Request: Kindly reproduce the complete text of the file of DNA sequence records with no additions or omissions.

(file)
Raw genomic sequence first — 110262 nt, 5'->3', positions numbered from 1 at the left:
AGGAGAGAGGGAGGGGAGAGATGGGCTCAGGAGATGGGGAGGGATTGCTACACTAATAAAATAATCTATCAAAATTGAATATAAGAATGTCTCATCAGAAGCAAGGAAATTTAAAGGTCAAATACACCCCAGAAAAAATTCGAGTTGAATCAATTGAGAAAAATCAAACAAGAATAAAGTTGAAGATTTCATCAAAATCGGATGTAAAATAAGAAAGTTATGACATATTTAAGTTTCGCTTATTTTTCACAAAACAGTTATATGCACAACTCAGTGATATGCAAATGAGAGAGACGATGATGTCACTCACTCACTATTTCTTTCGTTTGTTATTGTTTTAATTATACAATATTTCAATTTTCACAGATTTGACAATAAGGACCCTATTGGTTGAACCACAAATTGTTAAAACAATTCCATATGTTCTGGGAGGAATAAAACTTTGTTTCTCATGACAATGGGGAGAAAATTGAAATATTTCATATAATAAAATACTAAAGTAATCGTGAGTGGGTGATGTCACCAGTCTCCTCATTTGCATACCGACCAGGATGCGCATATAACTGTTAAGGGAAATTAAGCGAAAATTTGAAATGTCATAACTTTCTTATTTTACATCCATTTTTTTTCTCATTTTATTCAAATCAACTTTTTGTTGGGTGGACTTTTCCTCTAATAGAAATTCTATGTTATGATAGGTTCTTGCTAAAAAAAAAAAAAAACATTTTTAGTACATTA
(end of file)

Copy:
Raw genomic sequence first — 110262 nt, 5'->3', positions numbered from 1 at the left:
AGGAGAGAGGGAGGGGAGAGATGGGCTCAGGAGATGGGGAGGGATTGCTACACTAATAAAATAATCTATCAAAATTGAATATAAGAATGTCTCATCAGAAGCAAGGAAATTTAAAGGTCAAATACACCCCAGAAAAAATTCGAGTTGAATCAATTGAGAAAAATCAAACAAGAATAAAGTTGAAGATTTCATCAAAATCGGATGTAAAATAAGAAAGTTATGACATATTTAAGTTTCGCTTATTTTTCACAAAACAGTTATATGCACAACTCAGTGATATGCAAATGAGAGAGACGATGATGTCACTCACTCACTATTTCTTTCGTTTGTTATTGTTTTAATTATACAATATTTCAATTTTCACAGATTTGACAATAAGGACCCTATTGGTTGAACCACAAATTGTTAAAACAATTCCATATGTTCTGGGAGGAATAAAACTTTGTTTCTCATGACAATGGGGAGAAAATTGAAATATTTCATATAATAAAATACTAAAGTAATCGTGAGTGGGTGATGTCACCAGTCTCCTCATTTGCATACCGACCAGGATGCGCATATAACTGTTAAGGGAAATTAAGCGAAAATTTGAAATGTCATAACTTTCTTATTTTACATCCATTTTTTTTCTCATTTTATTCAAATCAACTTTTTGTTGGGTGGACTTTTCCTCTAATAGAAATTCTATGTTATGATAGGTTCTTGCTAAAAAAAAAAAAAAACATTTTTAGTACATTA